Perhaps you’ve noticed on some of these web pages a particular kind of stone, assembled in a certain fashion, to create a free-standing structure much like what one might see in places like Ireland, or New England. A stone fence is what I’m talking about, and they can be a very interesting and beautiful way to define or limit property lines, or one part of your property from another. We also use this stone to build retaining walls, and it’s here that I’ll let you in on a little secret: this stone is a great choice for more than free-standing fences, it also works great for retaining walls, and I’ve used it any number of times very successfully.
Why is this stone a great choice for a retaining wall? Number one reason (and here the secret deepens): price. This is a wall I can build for less money than any other choice of material will allow. If you’re considering concrete retaining wall blocks, then the difference is very significant. If you’re leaning toward another kind of stone, say field-stone boulders, then the difference is still great enough to get your attention. Beyond price, the aesthetics of a retaining wall are also very important. Supremely important in fact. In my (studied) opinion, a retaining wall of the same color and kind of stone is far easier on the eyes than a wall comprised of multi-colored boulders, for example, far more natural looking and likely to suggest a well-planned and conceived landscape.
Of course beauty is in the eye of the beholder, as the saying goes, and questions of beauty can be quite subjective. This choice of stone isn’t going to appeal to everyone, for a variety of reasons, but rest assured that I will probably raise it as an option, especially given that I go into most meetings assuming that budget concerns are very real. If a person is looking to make a statement with a retaining wall, this choice may or may not work; a lot would depend upon the style of house, location of wall with respect to the house, setting of house (urban, suburban or more rural, for example), terraces or planting beds around walls, etc. There are a lot of factors to consider, and a more experienced Landscape Contractor will not overlook any of them, where someone less experienced might make that mistake: to focus on one piece of the puzzle at the expense of the sum of the whole.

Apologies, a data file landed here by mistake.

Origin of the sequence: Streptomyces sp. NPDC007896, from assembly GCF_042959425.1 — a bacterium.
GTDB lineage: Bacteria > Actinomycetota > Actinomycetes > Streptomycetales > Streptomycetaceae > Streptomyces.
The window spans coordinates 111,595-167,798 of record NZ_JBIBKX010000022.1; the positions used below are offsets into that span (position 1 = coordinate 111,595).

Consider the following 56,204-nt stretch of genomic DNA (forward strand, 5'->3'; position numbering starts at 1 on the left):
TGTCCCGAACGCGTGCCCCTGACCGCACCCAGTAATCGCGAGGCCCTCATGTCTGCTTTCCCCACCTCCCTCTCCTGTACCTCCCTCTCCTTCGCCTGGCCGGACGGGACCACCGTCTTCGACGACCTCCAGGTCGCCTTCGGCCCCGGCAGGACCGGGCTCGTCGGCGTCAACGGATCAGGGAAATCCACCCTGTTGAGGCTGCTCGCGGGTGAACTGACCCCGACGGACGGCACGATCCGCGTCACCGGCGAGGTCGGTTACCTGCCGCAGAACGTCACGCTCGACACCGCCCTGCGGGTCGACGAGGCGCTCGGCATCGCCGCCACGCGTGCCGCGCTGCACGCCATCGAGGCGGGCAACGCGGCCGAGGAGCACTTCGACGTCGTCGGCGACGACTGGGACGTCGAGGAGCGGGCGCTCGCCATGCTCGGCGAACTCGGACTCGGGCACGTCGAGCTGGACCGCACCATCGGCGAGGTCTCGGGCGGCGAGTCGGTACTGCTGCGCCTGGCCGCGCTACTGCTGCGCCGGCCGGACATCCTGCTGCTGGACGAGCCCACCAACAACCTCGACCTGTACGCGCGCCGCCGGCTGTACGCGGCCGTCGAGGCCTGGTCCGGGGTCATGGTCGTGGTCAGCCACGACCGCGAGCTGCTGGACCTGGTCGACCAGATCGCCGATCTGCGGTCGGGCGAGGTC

The stone in question is a variety of Limestone, and is readily available in the Twin Cities and St. Croix Valley, which contributes both to its economy, as well as its attractiveness. It is a native stone, so by virtue of that and its economy it may be a good choice for you. Depending upon some of the aforementioned circumstances I may make mention of it, when discussing retaining walls, etc, or you could request we take a look. There are other factors that come into play as well, which will remain under wraps for now; rest assured that they only contribute to this being a good choice for many people. Certainly an option worth discussing. To the best of my knowledge, Outdoor Concepts is the only landscape company in the area currently using this option.